Last week, toward the end of workshop, a young man who aspires to make a career out of service to others asked me this question:
“What’s the biggest regret, or mistake, that you made in your career?”
My paraphrased response is what follows.
The biggest mistake that I made in my career—a teaching, coaching, writing, speaking, and consulting career that spanned nearly three decades—was attempting to serve or provide help to others when I was essentially incapable of providing help.
That is, I was trying to help seekers and sufferers, presuming to know what was right for them, believing what experts had told me was the proper thing to say, and, all the while, I was seeking and suffering myself. I was offering myself to others—seemingly everything I had to offer—when I had no idea of who or what I truly was.
Truth be told, I’m still not capable of helping others.
What I’m totally capable of, however, is sharing a mutual journey of discovery with others. Hand in hand, we can hold still, fold inward, and explore where this journey takes us. We can resolutely support each other in the exploration back to the one thing we have in common—our source.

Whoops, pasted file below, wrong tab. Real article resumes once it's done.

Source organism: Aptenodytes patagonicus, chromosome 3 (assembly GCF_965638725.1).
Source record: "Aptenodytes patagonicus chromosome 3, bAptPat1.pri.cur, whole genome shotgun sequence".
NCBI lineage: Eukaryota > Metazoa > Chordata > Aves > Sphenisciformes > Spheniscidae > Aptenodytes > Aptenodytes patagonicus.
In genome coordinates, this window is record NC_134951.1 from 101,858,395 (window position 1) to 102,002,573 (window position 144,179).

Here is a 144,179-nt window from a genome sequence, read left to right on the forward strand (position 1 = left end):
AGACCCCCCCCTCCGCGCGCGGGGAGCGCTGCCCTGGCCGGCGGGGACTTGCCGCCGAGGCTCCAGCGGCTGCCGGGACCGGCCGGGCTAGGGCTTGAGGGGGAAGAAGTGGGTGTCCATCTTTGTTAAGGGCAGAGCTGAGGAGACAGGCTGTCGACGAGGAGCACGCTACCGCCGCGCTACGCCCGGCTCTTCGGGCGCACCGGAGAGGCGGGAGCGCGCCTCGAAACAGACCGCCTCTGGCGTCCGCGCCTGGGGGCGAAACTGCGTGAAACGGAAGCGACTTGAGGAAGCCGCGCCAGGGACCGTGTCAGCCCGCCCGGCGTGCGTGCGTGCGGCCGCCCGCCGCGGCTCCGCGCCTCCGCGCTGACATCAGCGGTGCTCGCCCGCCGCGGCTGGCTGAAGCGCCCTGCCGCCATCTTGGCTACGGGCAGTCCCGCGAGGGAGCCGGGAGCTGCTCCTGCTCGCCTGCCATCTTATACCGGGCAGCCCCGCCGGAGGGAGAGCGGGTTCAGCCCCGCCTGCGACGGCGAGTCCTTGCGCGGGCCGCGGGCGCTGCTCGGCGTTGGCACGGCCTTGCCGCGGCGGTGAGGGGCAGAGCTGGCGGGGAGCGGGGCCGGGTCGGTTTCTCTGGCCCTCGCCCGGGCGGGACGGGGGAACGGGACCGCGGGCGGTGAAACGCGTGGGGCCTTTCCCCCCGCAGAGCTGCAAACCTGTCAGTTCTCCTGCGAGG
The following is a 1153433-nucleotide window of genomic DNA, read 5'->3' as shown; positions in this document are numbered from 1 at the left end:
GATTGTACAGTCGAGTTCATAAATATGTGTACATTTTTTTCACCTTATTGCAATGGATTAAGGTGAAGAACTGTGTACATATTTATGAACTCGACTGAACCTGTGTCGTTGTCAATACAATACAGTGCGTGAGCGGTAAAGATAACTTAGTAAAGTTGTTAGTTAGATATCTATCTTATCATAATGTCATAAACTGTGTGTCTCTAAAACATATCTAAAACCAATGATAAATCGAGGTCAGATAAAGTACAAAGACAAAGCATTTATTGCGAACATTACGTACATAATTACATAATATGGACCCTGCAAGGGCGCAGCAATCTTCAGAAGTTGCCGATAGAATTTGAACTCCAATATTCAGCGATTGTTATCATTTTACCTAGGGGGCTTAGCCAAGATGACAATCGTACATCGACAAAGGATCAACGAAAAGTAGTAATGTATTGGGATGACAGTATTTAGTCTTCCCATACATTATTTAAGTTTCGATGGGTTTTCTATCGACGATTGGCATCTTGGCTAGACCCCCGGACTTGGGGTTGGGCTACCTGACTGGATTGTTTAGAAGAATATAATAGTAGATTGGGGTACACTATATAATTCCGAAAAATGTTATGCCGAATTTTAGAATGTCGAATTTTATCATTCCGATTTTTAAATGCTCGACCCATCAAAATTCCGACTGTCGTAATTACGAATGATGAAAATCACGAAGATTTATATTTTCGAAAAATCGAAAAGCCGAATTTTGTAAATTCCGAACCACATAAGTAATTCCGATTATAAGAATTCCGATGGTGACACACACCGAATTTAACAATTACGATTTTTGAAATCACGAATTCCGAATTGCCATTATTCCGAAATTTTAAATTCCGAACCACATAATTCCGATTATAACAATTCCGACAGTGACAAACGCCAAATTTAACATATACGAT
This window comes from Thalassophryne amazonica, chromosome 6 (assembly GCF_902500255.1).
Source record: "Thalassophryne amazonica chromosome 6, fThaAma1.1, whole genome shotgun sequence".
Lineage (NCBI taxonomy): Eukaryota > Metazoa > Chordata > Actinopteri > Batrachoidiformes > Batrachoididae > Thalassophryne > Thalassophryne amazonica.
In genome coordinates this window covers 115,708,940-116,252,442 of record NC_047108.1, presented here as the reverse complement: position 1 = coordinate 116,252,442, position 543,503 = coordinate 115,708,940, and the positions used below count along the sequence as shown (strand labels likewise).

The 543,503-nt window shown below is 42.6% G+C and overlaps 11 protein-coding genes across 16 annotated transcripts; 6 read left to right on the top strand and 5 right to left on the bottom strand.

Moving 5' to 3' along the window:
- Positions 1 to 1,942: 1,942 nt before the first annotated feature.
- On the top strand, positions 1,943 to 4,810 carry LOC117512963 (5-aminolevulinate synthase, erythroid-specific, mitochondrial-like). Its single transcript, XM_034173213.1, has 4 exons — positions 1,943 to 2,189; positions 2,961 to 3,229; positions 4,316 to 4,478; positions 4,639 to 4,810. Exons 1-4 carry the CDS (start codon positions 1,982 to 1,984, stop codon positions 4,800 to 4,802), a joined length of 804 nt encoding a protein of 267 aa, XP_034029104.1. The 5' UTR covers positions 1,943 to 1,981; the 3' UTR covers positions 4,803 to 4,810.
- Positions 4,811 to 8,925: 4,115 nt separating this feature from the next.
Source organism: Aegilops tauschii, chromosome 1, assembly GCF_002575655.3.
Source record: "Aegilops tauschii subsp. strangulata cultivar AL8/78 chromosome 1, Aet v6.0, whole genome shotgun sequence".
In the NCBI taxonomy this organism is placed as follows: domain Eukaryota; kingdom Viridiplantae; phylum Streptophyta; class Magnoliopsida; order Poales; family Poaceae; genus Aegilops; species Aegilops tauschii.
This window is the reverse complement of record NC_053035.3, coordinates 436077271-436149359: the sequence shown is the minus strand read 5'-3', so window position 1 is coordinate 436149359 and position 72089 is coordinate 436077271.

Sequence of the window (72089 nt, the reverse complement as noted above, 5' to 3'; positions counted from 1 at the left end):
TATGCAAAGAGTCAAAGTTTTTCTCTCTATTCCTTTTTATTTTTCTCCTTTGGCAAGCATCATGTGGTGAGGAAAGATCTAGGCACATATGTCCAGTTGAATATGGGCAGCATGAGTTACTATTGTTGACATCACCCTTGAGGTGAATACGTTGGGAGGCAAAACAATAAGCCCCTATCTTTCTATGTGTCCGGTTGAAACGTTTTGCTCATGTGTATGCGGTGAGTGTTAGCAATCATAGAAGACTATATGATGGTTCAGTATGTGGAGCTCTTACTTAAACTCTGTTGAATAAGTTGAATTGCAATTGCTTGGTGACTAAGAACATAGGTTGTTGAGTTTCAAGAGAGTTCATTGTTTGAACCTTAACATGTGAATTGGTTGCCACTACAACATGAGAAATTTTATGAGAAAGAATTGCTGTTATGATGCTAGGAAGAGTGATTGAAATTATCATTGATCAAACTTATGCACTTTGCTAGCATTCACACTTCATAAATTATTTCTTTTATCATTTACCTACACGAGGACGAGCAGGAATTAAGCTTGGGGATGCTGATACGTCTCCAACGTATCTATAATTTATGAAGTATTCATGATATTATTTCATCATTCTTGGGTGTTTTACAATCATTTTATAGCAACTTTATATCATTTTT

Is this you, too?
Do you yearn to help others? Are you a teacher, coach, or even a friend who so badly wants to serve?
It’s OK, actually wonderful, if you are. My experienced-based suggestion is merely this:
Before you lend a deliberate hand, know who you are and what you are made of. In fact, the knowing of yourself will be your greatest gift to the world and to others. This, and this alone, will be your legacy.
It’s not easy to admit, but until recently, I failed to understand that real service, love, is nonexistent from the perspective of the personal. Every move I made was a veiled or disingenuous attempt to fix me, to aggrandize me, to serve me.
Does who you truly are, who we are, share the limits and destiny of a “person?”
First, explore that question thoroughly. Come to see that the true Self can’t be broken or fragmented; it doesn’t require fixing or propping up. Understand that trying to help another person, an apparent fragment, is the opposite of help.
Then, in due time and absent of deliberation, you’ll be back in the world amongst so-called “others.” Not as a seeker leading seekers. Not as a sufferer who fortifies suffering. But as Love expressing itself fully, you’ll be more than ready to serve.